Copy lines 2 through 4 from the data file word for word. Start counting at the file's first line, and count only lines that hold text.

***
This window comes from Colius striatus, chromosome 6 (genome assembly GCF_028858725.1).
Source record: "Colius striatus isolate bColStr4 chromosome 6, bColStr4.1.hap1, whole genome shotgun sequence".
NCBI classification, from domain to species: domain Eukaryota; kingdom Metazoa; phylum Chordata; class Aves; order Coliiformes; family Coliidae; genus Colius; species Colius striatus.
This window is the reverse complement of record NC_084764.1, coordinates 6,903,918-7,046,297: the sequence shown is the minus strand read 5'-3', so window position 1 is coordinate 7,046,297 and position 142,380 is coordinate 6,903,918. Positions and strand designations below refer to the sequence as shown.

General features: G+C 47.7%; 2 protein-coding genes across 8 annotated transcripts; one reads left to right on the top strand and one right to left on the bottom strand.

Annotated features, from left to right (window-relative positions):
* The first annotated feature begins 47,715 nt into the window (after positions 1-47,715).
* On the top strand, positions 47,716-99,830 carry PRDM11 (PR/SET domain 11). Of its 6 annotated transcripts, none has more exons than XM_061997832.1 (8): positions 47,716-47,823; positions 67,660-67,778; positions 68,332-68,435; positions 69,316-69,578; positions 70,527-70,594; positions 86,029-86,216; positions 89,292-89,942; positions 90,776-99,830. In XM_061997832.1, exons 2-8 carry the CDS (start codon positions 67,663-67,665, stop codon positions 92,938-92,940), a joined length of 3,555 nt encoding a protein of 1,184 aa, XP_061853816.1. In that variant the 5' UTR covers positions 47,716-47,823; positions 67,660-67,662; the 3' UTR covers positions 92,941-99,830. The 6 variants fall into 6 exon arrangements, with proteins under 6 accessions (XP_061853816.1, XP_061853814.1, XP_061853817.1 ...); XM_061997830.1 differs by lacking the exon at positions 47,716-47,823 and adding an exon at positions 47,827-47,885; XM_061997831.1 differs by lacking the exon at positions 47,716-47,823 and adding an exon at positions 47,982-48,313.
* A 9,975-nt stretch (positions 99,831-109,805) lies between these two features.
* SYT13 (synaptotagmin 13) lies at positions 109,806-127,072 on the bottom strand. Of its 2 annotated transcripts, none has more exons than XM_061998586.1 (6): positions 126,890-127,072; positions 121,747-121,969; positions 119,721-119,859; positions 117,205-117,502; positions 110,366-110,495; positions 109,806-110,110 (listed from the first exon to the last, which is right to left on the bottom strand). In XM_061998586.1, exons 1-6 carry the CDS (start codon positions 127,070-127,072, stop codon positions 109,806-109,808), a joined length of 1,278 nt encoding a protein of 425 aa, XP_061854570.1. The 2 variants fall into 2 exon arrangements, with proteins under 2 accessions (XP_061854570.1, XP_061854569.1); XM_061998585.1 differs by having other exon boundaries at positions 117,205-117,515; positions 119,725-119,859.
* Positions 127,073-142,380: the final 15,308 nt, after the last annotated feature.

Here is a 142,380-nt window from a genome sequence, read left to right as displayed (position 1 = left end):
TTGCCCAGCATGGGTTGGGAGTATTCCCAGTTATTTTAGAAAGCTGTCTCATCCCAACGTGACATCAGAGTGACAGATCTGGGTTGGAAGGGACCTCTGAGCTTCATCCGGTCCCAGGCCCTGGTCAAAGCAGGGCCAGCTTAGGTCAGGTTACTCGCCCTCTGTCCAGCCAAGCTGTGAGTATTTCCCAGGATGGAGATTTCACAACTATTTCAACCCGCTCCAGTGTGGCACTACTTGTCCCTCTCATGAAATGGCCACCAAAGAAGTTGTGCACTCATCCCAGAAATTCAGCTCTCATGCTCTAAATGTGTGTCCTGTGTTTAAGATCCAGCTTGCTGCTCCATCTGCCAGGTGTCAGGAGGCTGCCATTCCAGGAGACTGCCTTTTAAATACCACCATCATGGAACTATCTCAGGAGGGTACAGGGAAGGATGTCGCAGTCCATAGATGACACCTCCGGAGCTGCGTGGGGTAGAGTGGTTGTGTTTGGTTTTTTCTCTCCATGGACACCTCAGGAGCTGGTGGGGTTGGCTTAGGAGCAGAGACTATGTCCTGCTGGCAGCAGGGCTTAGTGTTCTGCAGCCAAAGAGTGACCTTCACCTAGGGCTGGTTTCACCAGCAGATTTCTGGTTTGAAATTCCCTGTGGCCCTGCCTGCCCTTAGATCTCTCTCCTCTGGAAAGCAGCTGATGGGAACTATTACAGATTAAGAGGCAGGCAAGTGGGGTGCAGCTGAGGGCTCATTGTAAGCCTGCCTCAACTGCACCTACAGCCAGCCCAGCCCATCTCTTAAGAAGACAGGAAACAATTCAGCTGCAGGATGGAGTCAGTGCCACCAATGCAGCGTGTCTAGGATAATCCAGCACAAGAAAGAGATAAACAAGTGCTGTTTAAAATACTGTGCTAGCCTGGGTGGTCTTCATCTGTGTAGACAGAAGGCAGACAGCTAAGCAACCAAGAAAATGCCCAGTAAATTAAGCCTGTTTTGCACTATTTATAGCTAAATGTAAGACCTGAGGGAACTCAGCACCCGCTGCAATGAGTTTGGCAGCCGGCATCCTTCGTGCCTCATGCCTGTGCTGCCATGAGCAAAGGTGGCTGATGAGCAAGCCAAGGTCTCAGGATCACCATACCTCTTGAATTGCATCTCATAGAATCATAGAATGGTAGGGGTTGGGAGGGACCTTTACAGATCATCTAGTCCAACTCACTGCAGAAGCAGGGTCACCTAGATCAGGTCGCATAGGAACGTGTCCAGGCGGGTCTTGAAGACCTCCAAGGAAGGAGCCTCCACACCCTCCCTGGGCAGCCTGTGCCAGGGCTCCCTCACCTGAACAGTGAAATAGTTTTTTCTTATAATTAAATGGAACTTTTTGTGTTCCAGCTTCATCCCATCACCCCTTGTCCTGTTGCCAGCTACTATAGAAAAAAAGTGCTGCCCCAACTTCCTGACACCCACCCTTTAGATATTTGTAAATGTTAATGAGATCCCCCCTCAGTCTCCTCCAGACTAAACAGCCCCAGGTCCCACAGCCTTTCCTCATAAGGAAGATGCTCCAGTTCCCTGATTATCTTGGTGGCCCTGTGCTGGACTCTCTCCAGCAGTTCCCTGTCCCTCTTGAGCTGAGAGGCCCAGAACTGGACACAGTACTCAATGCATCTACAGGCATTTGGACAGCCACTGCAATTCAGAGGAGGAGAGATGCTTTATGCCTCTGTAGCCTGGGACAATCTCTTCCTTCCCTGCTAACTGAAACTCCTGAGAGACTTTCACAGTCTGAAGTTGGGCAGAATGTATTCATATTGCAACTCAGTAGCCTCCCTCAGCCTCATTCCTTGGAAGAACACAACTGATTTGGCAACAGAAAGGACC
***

Source record: "Colius striatus isolate bColStr4 chromosome 6, bColStr4.1.hap1, whole genome shotgun sequence".
NCBI classification, from domain to species: domain Eukaryota; kingdom Metazoa; phylum Chordata; class Aves; order Coliiformes; family Coliidae; genus Colius; species Colius striatus.
This window is the reverse complement of record NC_084764.1, coordinates 6,903,918-7,046,297: the sequence shown is the minus strand read 5'-3', so window position 1 is coordinate 7,046,297 and position 142,380 is coordinate 6,903,918. Positions and strand designations below refer to the sequence as shown.